Related Rule
Canada
Practice Relating to Rule 86. Blinding Laser Weapons
Section B. Laser systems incidentally causing blindness
Canada’s LOAC Manual (1999) states:
Blinding as an incidental or collateral effect of the legitimate military employment of laser systems is not covered by the prohibition [on blinding laser weapons]. For example, the legitimate use of a laser targeting system in a tank is lawful even if one of its collateral effects may be to cause blindness. However, such a laser targeting system could not be deliberately used to blind enemy combatants.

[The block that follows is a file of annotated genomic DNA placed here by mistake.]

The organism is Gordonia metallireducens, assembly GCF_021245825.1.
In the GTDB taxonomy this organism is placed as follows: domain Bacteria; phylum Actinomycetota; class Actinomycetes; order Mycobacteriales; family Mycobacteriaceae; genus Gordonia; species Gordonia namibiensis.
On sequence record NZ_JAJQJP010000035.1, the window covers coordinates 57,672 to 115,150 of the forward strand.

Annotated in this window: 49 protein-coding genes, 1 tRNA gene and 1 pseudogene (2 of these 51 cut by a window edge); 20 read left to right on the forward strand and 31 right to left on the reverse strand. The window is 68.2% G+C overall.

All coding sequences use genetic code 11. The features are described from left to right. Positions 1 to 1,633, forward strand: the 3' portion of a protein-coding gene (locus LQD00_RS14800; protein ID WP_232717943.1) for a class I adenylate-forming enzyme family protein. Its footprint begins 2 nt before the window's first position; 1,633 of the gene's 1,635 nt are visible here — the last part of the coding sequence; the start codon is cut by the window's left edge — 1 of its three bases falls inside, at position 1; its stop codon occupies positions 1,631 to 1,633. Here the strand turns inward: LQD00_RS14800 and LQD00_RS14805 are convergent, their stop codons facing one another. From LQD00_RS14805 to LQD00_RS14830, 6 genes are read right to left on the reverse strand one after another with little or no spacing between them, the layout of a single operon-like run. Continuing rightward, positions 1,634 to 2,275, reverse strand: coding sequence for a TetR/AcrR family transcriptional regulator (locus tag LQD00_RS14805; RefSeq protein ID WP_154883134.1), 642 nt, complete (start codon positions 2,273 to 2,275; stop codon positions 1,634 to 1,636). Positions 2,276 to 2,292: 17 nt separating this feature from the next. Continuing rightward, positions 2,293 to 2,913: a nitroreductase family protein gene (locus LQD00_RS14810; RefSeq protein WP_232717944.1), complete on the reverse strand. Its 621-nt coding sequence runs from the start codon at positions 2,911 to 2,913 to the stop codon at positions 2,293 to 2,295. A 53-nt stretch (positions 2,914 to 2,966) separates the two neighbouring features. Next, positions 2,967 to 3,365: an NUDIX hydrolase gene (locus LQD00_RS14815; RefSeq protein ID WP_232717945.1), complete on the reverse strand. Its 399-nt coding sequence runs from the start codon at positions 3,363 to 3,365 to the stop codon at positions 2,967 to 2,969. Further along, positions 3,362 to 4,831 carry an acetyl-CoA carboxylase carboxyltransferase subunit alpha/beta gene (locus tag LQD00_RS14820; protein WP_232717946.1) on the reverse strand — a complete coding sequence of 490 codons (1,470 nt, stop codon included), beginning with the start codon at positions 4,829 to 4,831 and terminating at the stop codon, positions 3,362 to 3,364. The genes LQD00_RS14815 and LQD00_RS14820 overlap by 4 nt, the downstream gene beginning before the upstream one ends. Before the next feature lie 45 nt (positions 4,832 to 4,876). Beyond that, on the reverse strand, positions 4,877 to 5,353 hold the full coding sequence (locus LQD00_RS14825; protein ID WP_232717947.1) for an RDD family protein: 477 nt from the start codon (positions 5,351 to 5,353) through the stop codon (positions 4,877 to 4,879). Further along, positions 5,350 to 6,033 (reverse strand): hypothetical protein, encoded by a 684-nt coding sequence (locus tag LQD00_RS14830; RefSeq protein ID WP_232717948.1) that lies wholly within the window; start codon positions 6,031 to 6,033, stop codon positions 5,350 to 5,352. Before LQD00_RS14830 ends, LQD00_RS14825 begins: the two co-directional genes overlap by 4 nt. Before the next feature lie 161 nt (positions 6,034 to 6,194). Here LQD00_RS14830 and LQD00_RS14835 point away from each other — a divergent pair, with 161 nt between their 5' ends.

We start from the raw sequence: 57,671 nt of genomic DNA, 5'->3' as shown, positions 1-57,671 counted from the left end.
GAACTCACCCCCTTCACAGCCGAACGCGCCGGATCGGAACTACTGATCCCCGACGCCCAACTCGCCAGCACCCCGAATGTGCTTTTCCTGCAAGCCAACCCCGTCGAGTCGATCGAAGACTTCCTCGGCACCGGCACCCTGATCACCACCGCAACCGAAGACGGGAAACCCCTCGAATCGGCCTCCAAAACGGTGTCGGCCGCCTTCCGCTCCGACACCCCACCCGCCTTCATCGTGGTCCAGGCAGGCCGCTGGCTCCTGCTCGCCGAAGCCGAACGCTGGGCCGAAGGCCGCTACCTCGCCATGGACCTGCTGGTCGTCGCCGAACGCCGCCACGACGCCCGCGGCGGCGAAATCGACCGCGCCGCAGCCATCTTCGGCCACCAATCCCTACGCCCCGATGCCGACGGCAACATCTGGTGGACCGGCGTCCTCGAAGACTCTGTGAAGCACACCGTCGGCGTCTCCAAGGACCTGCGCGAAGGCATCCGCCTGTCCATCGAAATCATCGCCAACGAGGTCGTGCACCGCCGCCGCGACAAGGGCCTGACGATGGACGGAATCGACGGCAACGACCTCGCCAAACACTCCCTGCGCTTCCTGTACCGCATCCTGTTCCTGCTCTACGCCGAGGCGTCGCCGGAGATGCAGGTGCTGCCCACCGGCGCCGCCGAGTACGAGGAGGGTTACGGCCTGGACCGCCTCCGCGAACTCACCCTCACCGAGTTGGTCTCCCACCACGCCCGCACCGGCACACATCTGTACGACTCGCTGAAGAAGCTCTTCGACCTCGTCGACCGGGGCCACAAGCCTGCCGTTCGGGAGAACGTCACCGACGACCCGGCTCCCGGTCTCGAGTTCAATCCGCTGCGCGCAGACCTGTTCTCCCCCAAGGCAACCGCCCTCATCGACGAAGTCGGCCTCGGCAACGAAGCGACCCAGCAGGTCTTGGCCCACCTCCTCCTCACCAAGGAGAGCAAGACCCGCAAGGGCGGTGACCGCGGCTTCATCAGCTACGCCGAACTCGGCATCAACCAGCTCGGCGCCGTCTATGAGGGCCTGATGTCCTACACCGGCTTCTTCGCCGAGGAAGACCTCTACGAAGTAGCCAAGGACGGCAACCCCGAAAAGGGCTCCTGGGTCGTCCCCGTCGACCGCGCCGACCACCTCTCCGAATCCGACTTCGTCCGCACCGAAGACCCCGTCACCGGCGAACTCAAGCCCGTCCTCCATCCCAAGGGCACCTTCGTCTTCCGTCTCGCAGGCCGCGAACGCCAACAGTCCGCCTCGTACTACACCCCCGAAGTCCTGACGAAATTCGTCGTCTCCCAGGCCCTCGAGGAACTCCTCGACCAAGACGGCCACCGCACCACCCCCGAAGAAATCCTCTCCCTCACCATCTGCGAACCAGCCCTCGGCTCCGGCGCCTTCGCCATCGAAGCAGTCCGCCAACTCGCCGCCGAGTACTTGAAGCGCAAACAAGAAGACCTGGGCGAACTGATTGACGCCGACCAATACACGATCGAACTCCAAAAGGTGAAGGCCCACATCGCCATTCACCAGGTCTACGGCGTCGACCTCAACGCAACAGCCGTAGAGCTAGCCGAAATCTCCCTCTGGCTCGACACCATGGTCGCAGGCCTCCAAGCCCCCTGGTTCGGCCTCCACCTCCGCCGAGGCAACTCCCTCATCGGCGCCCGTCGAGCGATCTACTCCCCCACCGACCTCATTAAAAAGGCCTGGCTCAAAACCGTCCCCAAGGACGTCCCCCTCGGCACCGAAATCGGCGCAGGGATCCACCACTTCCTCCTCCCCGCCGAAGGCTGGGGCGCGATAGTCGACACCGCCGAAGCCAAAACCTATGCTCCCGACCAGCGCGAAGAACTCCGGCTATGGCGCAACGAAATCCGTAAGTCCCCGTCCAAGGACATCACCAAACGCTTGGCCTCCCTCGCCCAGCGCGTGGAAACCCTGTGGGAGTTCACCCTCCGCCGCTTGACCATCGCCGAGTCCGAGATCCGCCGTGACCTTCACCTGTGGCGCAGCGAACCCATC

Canada, The Law of Armed Conflict at the Operational and Tactical Level, Office of the Judge Advocate General, 1999, p. 5-3, § 30.
Canada’s LOAC Manual (2001) states in its chapter entitled “Restrictions on the use of weapons”:
Blinding as an incidental or collateral effect of the legitimate military employment of laser systems is not covered by the prohibition [on blinding laser weapons]. For example, the legitimate use of a laser targeting system in a tank is lawful even if one of its collateral effects may be to cause blindness. However, such a laser targeting system could not be deliberately used to blind enemy combatants. 
Canada, The Law of Armed Conflict at the Operational and Tactical Levels, Office of the Judge Advocate General, 13 August 2001, § 519.3.